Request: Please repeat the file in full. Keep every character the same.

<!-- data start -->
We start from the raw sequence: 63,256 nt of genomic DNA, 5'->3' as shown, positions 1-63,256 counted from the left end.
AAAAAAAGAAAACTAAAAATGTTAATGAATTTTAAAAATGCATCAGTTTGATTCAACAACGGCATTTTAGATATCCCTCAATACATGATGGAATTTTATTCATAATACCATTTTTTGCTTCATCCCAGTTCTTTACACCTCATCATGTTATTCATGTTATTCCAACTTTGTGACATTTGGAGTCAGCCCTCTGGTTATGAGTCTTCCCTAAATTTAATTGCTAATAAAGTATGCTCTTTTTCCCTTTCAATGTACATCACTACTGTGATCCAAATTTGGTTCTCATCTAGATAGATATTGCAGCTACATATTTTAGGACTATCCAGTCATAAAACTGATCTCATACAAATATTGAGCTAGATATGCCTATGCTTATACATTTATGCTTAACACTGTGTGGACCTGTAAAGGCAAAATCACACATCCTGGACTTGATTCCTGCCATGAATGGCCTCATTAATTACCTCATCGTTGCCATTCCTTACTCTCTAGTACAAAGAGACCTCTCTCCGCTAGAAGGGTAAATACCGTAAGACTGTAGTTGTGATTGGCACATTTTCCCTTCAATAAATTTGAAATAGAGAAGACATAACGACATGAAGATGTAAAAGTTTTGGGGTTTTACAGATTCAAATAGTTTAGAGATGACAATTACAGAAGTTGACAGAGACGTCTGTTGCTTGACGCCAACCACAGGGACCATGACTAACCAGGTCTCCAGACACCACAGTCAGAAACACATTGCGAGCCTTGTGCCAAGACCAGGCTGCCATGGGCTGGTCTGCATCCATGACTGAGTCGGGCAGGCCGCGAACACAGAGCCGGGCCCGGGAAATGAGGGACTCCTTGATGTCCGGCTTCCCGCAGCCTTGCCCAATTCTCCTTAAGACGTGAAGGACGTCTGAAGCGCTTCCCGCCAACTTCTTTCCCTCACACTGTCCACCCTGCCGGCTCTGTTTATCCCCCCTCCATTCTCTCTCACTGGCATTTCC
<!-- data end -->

We start from the raw sequence: 63,256 nt of genomic DNA, 5'->3' as shown, positions 1-63,256 counted from the left end.
AAAAAAAGAAAACTAAAAATGTTAATGAATTTTAAAAATGCATCAGTTTGATTCAACAACGGCATTTTAGATATCCCTCAATACATGATGGAATTTTATTCATAATACCATTTTTTGCTTCATCCCAGTTCTTTACACCTCATCATGTTATTCATGTTATTCCAACTTTGTGACATTTGGAGTCAGCCCTCTGGTTATGAGTCTTCCCTAAATTTAATTGCTAATAAAGTATGCTCTTTTTCCCTTTCAATGTACATCACTACTGTGATCCAAATTTGGTTCTCATCTAGATAGATATTGCAGCTACATATTTTAGGACTATCCAGTCATAAAACTGATCTCATACAAATATTGAGCTAGATATGCCTATGCTTATACATTTATGCTTAACACTGTGTGGACCTGTAAAGGCAAAATCACACATCCTGGACTTGATTCCTGCCATGAATGGCCTCATTAATTACCTCATCGTTGCCATTCCTTACTCTCTAGTACAAAGAGACCTCTCTCCGCTAGAAGGGTAAATACCGTAAGACTGTAGTTGTGATTGGCACATTTTCCCTTCAATAAATTTGAAATAGAGAAGACATAACGACATGAAGATGTAAAAGTTTTGGGGTTTTACAGATTCAAATAGTTTAGAGATGACAATTACAGAAGTTGACAGAGACGTCTGTTGCTTGACGCCAACCACAGGGACCATGACTAACCAGGTCTCCAGACACCACAGTCAGAAACACATTGCGAGCCTTGTGCCAAGACCAGGCTGCCATGGGCTGGTCTGCATCCATGACTGAGTCGGGCAGGCCGCGAACACAGAGCCGGGCCCGGGAAATGAGGGACTCCTTGATGTCCGGCTTCCCGCAGCCTTGCCCAATTCTCCTTAAGACGTGAAGGACGTCTGAAGCGCTTCCCGCCAACTTCTTTCCCTCACACTGTCCACCCTGCCGGCTCTGTTTATCCCCCCTCCATTCTCTCTCACTGGCATTTCC